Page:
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Beloved Music Venue Empty Bottle Reopens Without Concerts — For Now

The Ukrainian Village bar’s new feline steward, Peg, is accepting visits from adoring fans

A tabby cat with yellow eyes and a collar tag that reads “Peg” sits atop a wooden bar.
Peg is now accepting adoring tributes from her perch at the Empty Bottle.
The Empty Bottle [Official Photo]

Legendary Chicago music venue the Empty Bottle reopened on March 3 in Ukrainian Village just under a year after the COVID-19 pandemic forced officials to close bars and restaurants. While live concerts haven’t yet resumed, patrons can drink and hang out in parties of six or less all while supervised by a furry harbinger of hope: Peg, a cantankerous middle-aged tabby with a perfectly boop-able nose. Staff have adopted the cat from Oak Park’s Animal Care League as she’s the latest in a series of feline stewards to call the venue home — and the first since 2009 — according to owner Bruce Finkelman.

Finkelman, founder of bar, restaurant, and venue collective 16” on Center (Revival Food Hall, the Promontory, Thalia Hall), hasn’t slowed during the pandemic. In July, he closed Bite Cafe, the diner that neighbored the Bottle as indoor dining wasn’t sustainable during the pandemic. He replaces Bite with Pizza Friendly Pizza a Sicilian-style pizzeria from chef Noah Sandoval of Michelin-starred Oriole.

During the pandemic, Finkelman’s partnered with Jonathan Zaragoza (Birria Zaragoza) on El Oso, a Mexican restaurant at the Promontory in Hyde Park, and has a hand in the $30 million development slated to bring restaurants and bars to the former Morton Salt warehouse north of Elston and Division.

An avowed animal lover, Finkelman and his team visit the Animal Care League regularly to play with the residents and check in with shelter staff. When he heard about an older cat with a “crabby disposition” and few chances at adoption, he leapt at the opportunity.

“To be able to offer a cat a place to live and a place to be around humans who love them and care for them, doesn’t seem like a bad thing,” he says. “I’m always fan of animals — they’re sometimes much better than human customers. But, unfortunately, they don’t buy beer.”

A long, narrow bar space with wood floors and a wooden bar with a small black stage at the end.
The Empty Bottle first opened in 1992.
The Empty Bottle [Official Photo]

Sandoval and Finkelman bonded over music, and as successful as the pizza making business is, it was depressing for customers to walk into the alleyway to pick up a pizza and peak through the door and peer inside the Bottle where a darkened stage collected dust.

“It’s really kind of tearful to be able to open up those doors and see someone in the space after so long,” Finkelman says. “So many people were being affected by [the pandemic shutdown], from tour managers to bands to venue workers... it’s nice to see some semblance of progress, being able to turn those lights back on with hope for the future.”

Finkelman has taken in abandoned cats at the bar since the 1990s and even added a structure to the back of the building to shelter feral and outdoor cats in the neighborhood. In the past, he’s named many of them after characters from Harper Lee’s iconic novel, To Kill a Mockingbird. Cats including Scout, Atticus, and Boo have all lived inside the divey music venue with exposed brick walls and pressed-tin ceiling. Peg, however, knows her name and has resisted attempts to change it to “Dill.”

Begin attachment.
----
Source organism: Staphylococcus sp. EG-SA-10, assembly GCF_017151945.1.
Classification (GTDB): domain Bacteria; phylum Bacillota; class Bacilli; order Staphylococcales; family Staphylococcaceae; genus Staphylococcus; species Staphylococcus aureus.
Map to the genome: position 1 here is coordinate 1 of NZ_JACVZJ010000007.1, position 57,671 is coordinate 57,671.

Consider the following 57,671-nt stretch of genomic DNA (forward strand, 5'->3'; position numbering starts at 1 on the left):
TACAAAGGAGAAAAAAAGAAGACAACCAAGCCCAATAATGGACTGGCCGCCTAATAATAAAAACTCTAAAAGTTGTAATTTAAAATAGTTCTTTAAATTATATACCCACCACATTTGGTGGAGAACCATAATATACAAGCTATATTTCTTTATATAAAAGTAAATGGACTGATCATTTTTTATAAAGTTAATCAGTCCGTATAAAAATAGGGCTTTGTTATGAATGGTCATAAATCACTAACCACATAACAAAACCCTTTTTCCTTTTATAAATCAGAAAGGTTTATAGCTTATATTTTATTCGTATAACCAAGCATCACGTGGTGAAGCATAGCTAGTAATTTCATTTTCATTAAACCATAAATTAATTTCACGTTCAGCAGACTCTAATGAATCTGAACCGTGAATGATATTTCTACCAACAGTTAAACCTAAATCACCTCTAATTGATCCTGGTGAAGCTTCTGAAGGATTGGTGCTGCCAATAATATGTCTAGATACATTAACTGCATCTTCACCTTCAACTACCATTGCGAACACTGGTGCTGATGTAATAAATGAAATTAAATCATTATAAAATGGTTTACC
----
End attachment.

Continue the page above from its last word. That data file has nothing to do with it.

Empty Bottle isn’t the only spot in town with resident cats. Beer makers including Pipeworks Brewing Company and Empirical Brewery have relied on feral cat colonies to fend off hungry mice and rats attracted to their stock of high-quality grain.

Though he’s eager to bring musicians back to the Bottle’s narrow stage, Finkelman doesn’t feel its safe enough to resume shows at the venue. Some live shows have been held in the Chicago area during the pandemic, but he’s looking for explicit direction from government officials and health experts. On Wednesday, Mayor Lori Lightfoot in a virtual meeting warned some operators about a possible COVID-19 resurgence that could lead to a third shutdown of city businesses.

While Finkelman and his staff would love to quickly resume operations, it’s more important to preserve the safety of employees and customers.

“Chicago has such a strong music community, and to be able to band together and get people back to work safely is really important,” he says. “We’re all really hopeful.”

The Reader first reported the reopening and Peg’s arrival.

The Empty Bottle, 1035 N. Western Avenue, Open 4:30 p.m. to 9:30 p.m. Wednesday through Sunday.

  • The Empty Bottle Has an Important Cat Update [Chicago Reader]
  • Stray Cats Guard Chicago Brewery, Protect Precious Beer Grain From Rats [DNA Info]
  • Bite Cafe Closes After 28 Years to Make Way for Pizzeria [ECHI]
  • The Promontory Welcomes a Well-Known Mexican Chef to Hyde Park [ECHI]
  • Thalia and Revival Food Halls’ Owners Working on $30 Million Goose Island Project [ECHI]

Empty Bottle

1035 N Western Ave, Chicago, IL 60622 (773) 276-3600 Visit Website

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